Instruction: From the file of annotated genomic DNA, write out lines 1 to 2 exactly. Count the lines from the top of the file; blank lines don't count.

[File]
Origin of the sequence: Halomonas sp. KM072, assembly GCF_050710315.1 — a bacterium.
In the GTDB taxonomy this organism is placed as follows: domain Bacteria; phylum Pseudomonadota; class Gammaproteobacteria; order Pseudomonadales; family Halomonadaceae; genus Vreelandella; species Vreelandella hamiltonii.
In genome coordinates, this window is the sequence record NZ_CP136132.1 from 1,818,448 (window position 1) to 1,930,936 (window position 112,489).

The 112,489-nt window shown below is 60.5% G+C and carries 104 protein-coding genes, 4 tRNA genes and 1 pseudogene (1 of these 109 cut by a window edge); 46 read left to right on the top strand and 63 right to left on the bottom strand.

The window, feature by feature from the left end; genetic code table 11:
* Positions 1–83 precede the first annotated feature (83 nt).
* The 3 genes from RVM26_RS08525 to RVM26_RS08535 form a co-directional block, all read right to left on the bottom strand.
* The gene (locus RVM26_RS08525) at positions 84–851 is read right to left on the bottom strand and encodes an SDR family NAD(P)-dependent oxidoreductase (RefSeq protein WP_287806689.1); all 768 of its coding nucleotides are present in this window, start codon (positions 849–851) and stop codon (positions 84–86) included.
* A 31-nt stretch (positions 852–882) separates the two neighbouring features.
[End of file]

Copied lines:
Origin of the sequence: Halomonas sp. KM072, assembly GCF_050710315.1 — a bacterium.
In the GTDB taxonomy this organism is placed as follows: domain Bacteria; phylum Pseudomonadota; class Gammaproteobacteria; order Pseudomonadales; family Halomonadaceae; genus Vreelandella; species Vreelandella hamiltonii.